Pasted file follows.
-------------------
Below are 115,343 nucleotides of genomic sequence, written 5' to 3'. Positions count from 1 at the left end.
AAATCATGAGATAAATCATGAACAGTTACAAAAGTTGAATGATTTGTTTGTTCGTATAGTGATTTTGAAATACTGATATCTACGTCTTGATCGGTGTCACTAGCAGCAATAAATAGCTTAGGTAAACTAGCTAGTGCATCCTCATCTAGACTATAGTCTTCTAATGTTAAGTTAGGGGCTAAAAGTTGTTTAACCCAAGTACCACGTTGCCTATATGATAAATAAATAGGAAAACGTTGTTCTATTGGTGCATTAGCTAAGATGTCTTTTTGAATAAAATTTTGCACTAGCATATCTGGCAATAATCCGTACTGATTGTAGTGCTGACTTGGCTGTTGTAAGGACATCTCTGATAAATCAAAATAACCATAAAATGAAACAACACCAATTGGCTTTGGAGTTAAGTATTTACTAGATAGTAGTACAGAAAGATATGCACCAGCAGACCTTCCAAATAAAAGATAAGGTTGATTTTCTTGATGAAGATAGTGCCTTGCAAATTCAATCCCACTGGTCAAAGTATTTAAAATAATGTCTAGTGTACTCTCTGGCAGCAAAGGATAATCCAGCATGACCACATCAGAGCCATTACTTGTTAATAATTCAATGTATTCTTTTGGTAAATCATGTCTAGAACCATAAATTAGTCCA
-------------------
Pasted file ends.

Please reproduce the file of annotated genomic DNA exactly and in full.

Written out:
Below are 115,343 nucleotides of genomic sequence, written 5' to 3'. Positions count from 1 at the left end.
AAATCATGAGATAAATCATGAACAGTTACAAAAGTTGAATGATTTGTTTGTTCGTATAGTGATTTTGAAATACTGATATCTACGTCTTGATCGGTGTCACTAGCAGCAATAAATAGCTTAGGTAAACTAGCTAGTGCATCCTCATCTAGACTATAGTCTTCTAATGTTAAGTTAGGGGCTAAAAGTTGTTTAACCCAAGTACCACGTTGCCTATATGATAAATAAATAGGAAAACGTTGTTCTATTGGTGCATTAGCTAAGATGTCTTTTTGAATAAAATTTTGCACTAGCATATCTGGCAATAATCCGTACTGATTGTAGTGCTGACTTGGCTGTTGTAAGGACATCTCTGATAAATCAAAATAACCATAAAATGAAACAACACCAATTGGCTTTGGAGTTAAGTATTTACTAGATAGTAGTACAGAAAGATATGCACCAGCAGACCTTCCAAATAAAAGATAAGGTTGATTTTCTTGATGAAGATAGTGCCTTGCAAATTCAATCCCACTGGTCAAAGTATTTAAAATAATGTCTAGTGTACTCTCTGGCAGCAAAGGATAATCCAGCATGACCACATCAGAGCCATTACTTGTTAATAATTCAATGTATTCTTTTGGTAAATCATGTCTAGAACCATAAATTAGTCCA